For one day, Arab and Jews join to bury peace's friend

Two sons' eulogies differ on meaning of their father's death in Haifa bombing

Many of those mourning Dov Chernobroda, an Israeli architect among the 14 people killed Sunday in a suicide bombing in Haifa, say it was fitting that he met his end at the Arab-run Matza restaurant.

Mr. Chernobroda ate there all the time because he loved the food, the atmosphere, and the managers, the Adawi family. His close relations with Arabs were very much on the mind of the mourners, Jewish and Arab, who stood near his flag-draped corpse and listened as a rabbi read Psalms Tuesday in a cemetery overlooking the Mediterranean Sea where other victims of the bombing were also interred.

The Arabs and Muslims there remembered Chernobroda for projects including a sports stadium in Umm al-Fahm, the country's largest Arab city, for helping to run Beit HaGefen, a cultural center that promotes coexistence, and for breaking a taboo by forming an unprecedented candidate list comprised of Zionists and a predominantly Arab party in Haifa municipal elections. Mohammed Sharif, head of the small Ahmadiyya Muslim community in Haifa, said Chernobroda gave it free advice on planning matters over many years.

Did Chernobroda's death signify the hollowness of his life ethos? Or did this ethos remain intact and take on even more importance on a day when Israel was waging a large-scale and controversial offensive in Bethlehem, Ramallah, and other West Bank towns for the stated reason of eliminating terrorism? In a reflection of the larger differences in Israeli society, those giving the eulogies disagreed openly.

One of Chernobroda's sons, Shaul, was certain that his father's death was proof of the naivete of his father's world view and efforts. His words broken by sobs, he said: "How could they kill you, especially you who tried for a Palestinian state even more than the Palestinians themselves? Father, do not say that I didn't tell you so. Thanks for your values, which I took and then went in the opposite direction. You used to ask: 'How did I produce such a monster?' And to laugh about it, because you loved me anyway."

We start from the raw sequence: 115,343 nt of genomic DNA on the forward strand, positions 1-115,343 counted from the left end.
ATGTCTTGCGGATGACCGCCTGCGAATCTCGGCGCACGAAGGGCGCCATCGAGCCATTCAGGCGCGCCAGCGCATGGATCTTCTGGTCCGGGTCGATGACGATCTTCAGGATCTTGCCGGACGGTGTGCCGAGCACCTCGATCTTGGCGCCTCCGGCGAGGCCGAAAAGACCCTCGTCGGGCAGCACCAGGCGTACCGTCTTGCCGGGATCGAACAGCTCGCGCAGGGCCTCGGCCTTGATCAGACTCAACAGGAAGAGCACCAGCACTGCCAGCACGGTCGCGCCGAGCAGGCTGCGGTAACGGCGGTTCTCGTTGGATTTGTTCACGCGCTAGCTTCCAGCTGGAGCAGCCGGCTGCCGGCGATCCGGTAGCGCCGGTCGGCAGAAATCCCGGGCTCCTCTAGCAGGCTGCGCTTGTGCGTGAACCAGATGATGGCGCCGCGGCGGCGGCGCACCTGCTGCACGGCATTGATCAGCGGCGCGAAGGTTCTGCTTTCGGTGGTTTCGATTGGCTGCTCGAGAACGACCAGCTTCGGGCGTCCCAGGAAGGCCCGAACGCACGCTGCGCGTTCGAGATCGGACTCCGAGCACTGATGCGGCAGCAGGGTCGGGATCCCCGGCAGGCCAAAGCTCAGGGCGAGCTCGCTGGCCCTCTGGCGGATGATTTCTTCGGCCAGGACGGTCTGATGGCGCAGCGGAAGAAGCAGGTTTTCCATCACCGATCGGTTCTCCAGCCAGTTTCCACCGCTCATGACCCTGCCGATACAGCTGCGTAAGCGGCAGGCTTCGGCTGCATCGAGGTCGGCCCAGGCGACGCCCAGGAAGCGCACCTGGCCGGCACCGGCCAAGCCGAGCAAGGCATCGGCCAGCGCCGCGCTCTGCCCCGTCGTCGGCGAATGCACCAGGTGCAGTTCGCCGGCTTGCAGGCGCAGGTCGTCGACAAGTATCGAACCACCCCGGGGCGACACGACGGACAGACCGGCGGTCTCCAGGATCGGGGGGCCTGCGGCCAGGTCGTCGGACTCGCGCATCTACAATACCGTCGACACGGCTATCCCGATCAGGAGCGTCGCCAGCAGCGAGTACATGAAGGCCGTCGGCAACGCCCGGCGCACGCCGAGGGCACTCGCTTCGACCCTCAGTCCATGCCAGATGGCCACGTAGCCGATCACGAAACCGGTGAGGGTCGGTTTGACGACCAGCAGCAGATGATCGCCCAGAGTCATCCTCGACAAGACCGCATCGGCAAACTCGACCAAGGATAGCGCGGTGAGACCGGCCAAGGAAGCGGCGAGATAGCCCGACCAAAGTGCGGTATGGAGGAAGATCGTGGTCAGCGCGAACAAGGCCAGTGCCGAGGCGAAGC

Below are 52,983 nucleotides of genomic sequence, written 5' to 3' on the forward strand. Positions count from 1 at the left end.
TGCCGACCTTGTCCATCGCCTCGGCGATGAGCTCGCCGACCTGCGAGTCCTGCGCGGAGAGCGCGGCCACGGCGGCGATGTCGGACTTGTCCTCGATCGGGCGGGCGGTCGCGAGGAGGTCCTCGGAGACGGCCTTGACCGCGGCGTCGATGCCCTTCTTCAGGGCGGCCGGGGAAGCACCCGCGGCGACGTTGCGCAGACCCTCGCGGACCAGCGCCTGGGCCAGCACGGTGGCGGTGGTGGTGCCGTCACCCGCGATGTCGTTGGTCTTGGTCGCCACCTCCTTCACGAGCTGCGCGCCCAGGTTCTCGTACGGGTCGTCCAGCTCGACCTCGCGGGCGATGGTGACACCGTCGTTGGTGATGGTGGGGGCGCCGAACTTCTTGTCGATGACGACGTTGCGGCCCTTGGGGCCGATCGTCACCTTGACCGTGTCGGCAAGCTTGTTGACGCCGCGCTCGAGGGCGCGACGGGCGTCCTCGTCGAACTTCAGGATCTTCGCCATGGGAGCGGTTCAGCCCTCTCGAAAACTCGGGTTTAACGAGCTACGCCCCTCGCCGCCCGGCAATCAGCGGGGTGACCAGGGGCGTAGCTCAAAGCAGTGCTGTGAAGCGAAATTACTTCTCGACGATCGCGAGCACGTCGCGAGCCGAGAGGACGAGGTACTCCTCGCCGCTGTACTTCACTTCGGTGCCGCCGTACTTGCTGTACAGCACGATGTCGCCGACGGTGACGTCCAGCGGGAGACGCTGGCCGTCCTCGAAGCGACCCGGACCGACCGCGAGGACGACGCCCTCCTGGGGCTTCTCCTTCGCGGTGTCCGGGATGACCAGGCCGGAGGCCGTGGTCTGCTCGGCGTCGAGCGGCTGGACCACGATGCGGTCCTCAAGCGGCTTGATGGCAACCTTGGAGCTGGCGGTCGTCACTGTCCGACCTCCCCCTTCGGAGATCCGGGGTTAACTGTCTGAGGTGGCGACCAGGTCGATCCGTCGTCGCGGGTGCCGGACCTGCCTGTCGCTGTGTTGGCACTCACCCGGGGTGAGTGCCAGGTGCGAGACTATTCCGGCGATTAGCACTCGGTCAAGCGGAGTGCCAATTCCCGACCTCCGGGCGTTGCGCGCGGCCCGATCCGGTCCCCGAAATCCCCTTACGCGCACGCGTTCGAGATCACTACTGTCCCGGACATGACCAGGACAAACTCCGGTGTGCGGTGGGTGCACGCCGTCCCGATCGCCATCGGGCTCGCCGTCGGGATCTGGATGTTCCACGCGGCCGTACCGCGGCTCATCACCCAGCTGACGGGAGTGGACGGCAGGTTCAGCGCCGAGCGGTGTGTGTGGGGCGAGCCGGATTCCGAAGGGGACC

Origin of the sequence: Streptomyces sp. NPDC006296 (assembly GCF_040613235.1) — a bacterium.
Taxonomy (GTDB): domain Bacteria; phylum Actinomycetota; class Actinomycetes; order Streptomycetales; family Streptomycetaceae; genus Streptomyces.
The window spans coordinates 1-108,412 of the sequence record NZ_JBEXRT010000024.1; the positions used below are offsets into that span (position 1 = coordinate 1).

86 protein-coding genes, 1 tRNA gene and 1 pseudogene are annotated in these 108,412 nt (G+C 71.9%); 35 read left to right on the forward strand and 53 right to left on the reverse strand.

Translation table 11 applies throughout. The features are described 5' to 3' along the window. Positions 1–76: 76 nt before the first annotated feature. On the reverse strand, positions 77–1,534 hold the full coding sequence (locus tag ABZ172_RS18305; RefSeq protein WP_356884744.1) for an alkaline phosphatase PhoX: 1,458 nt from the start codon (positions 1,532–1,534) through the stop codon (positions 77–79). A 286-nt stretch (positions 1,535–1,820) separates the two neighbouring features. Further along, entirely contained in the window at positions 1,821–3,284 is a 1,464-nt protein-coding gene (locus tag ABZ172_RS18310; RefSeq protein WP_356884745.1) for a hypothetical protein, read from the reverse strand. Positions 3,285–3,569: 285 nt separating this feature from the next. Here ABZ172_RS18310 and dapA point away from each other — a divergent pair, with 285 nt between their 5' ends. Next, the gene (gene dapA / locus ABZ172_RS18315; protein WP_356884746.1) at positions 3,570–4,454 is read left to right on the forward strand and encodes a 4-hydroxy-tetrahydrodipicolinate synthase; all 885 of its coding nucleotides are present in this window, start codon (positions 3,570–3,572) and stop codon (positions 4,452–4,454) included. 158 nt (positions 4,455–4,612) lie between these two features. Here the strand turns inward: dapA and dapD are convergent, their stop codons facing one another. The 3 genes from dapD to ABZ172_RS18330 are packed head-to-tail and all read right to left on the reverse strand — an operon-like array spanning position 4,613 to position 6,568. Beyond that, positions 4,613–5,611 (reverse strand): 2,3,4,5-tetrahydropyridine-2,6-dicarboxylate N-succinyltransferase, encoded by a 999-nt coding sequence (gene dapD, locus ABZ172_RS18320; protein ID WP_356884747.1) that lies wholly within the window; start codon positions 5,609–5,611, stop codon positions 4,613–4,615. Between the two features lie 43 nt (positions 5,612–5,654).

His older brother, Yoav, defended his father's humanism: "It is so wrong that you were killed by a cruel fanatic during a period in which this country has lost its way. You were a torch of hope. Everyone called you naive, but you showed that every human is created in God's image. You showed us that there is one way, to believe in the worth of humans even in this difficult hour."

Yoav recalled his father's friendship with Faisal Husseini, the Palestinian nationalist leader from Jerusalem who died last year. Chernobroda often organized speaking appearances for the Palestinian leader in Haifa.

"Everyone knows that only the principles of coexistence can bring us all back to sanity," Yoav said. "Peace will come father. I love you so much."

Terez Azzam, an Arab architect who worked with Chernobroda, said: "He had his own politics, which was to live side by side, to have a state for Palestinians, and to live in peace and to struggle for this everywhere. His death is very difficult for every one of us."

Moments later, as mourners stood in the mud, relatives shoveled dirt on Chernobroda's grave and a rabbi recited a Hebrew prayer, el moleh rehamim, God is filled with mercy.

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